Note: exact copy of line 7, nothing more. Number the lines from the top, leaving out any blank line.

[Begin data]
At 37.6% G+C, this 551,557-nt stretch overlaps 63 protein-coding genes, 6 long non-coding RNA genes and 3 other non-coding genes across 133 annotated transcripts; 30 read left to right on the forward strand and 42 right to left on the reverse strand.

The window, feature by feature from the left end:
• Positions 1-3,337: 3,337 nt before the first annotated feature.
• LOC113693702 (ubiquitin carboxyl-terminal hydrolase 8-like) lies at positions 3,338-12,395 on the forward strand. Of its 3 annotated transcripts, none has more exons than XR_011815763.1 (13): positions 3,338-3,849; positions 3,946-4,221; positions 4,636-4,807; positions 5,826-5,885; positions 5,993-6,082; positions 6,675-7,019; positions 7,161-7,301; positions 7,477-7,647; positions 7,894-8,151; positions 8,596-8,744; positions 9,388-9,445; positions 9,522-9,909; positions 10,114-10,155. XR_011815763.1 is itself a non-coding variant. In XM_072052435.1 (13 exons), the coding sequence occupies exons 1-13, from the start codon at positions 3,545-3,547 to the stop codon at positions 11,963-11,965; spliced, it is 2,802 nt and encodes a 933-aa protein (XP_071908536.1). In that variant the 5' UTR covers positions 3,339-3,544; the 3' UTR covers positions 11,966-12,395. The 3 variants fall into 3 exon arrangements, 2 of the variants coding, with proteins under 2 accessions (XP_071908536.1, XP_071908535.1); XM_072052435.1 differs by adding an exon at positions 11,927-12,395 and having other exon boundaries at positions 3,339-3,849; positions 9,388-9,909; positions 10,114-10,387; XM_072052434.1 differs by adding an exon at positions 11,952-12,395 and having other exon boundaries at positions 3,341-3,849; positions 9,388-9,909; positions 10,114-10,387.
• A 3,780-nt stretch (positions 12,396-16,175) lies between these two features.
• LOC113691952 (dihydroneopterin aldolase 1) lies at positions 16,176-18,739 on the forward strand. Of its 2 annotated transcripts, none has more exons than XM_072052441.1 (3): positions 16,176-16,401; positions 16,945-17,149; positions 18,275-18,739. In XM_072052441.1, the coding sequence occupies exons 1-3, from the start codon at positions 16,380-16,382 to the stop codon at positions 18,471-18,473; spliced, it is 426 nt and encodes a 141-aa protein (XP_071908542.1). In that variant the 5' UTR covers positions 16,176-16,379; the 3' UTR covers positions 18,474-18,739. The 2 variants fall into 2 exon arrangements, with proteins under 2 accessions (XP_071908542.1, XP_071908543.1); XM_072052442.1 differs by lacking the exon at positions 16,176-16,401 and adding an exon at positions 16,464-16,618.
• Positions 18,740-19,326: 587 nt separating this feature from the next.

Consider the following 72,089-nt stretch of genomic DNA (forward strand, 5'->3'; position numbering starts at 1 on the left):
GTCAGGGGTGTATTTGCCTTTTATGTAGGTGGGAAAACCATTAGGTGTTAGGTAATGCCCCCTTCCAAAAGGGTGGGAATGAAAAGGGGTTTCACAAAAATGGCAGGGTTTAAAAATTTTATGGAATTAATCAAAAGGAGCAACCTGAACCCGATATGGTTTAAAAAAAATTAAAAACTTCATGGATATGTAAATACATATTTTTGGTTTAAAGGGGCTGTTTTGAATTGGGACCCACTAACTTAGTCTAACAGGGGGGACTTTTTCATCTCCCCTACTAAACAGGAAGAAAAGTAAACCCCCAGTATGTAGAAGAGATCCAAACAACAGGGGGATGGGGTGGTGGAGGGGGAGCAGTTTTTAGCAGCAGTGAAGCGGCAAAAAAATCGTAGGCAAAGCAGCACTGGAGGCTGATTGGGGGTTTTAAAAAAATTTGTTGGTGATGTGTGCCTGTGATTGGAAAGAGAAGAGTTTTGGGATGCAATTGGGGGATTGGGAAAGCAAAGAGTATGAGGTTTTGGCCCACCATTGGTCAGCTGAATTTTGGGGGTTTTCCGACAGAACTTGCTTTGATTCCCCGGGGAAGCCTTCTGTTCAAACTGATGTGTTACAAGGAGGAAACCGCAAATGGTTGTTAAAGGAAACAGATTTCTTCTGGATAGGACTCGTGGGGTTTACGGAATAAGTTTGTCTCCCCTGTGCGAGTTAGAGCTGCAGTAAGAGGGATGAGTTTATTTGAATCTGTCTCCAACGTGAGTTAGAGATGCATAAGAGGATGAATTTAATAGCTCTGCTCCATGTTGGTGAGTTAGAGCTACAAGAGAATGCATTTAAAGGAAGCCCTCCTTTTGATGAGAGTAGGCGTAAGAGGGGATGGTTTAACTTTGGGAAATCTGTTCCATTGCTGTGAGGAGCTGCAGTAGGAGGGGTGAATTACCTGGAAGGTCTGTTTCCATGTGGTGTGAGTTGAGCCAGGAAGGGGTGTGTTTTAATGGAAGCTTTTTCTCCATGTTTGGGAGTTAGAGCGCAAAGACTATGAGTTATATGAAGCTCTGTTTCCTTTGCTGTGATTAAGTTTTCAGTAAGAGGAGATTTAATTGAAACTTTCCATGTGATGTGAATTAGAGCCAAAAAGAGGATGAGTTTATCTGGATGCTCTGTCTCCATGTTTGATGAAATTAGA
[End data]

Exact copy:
• Positions 18,740-19,326: 587 nt separating this feature from the next.